The Caribbean region of Costa Rica provides a variety of aquatic ecosystems and its beautiful white and black sand beaches, providing a picturesque setting for activities such as sport fishing, snorkeling, and sun-bathing. The Pacific coast offers some of Costa Rica’s most famous beaches for surfing.
Costa Rica boasts 20 national parks, eight biological reserves, and a wealth of other protected areas to enchant those who marvel at the wonders of nature. It draws eco-tourists from around the globe. Activities include horseback riding, hiking mountainous paths in the cloud forests, and guided bird-watching tours.
La Amistad International Park (PILA) ranks not only as the biggest natural park in Costa Rica with almost 200,000 hectares (almost 500,000 acres), but also the only bi-national park, created by the governments of Costa Rica and Panama in 1982. It could explain the name La Amistad, which means friendship in Spanish. The total extension of this amazing portion of protected land in both countries covers 401,000 hectares (nearly 1 million acres), which covers a great variety of humid, rain and cloud forests in the Pacific and Atlantic sides, as well as indigenous reserves.
Species in great danger of extinction such as the jaguar, the largest feline in the Americas and third largest worldwide, live in the park as well as a great variety of wildlife, which includes 400 species of birds, 263 species of amphibians and reptiles, and 213 of mammals. Many other species are found only in this giant rainforest.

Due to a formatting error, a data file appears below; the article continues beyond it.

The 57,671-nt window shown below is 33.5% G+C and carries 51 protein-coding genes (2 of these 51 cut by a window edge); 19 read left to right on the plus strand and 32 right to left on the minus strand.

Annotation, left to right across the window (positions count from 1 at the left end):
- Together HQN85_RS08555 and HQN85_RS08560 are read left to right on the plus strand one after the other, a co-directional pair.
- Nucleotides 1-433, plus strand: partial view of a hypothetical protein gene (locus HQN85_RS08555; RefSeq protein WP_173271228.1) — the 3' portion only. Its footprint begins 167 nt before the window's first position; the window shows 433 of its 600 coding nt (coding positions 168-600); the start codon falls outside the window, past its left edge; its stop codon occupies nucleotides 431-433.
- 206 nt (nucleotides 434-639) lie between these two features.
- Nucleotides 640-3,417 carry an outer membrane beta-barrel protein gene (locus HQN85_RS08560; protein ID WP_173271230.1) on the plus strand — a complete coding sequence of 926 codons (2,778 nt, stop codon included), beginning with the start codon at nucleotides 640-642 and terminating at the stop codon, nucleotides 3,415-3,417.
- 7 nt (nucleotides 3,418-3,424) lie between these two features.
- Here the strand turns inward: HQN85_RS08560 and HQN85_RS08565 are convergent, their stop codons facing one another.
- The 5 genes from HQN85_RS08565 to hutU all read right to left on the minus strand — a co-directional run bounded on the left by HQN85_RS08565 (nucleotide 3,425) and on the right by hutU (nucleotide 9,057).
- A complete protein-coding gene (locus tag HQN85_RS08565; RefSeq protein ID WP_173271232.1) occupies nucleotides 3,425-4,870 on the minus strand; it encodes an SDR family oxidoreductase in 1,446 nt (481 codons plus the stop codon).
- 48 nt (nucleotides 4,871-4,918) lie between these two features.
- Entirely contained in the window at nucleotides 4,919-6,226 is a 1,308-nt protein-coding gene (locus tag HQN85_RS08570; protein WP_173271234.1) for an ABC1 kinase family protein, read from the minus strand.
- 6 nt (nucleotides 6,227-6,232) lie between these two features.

As part of the Pacific Ring of Fire, Costa Rica’s volcanoes rank among the most mesmerizing volcanoes in the world. In fact, the present-day landmass known as Costa Rica resulted from complex volcanic activity that took place some 75 million years ago and still continues today.
Counting every location or crater where an eruption has occurred within its borders, Costa Rica volcanoes total a stunning 112 sites throughout the country. Most Costa Rica volcanoes and their surrounding areas have been made into national parks.
In 2009 the American Association of Civil Engineers declared the most important archeological site in Costa Rica, the Guayabo National Monument, located near Turrialba Volcano National Park, as a World Engineering Heritage. Guayabo is the third archaeological site in Latin America to receive this distinction after Machu Picchu and Tipón in Perú.
The reason for such a designation: Guayabo’s over-700-year-old aqueduct, still functional today, and its calzada, a stone walkway used as a transit route and part of the drainage system. The calzada leads towards a ceremonial center, where visitors can still observe several mounds that at one time served as supports for the famous conical roofed straw and reed structures of South American influence. The stone commonly used in Guayabo to build a system of sidewalks and walls also helped prevent erosion and landslides. Guayabo also includes stone tombs decorated with pebbles, flagstones, and engravings or petroglyphs.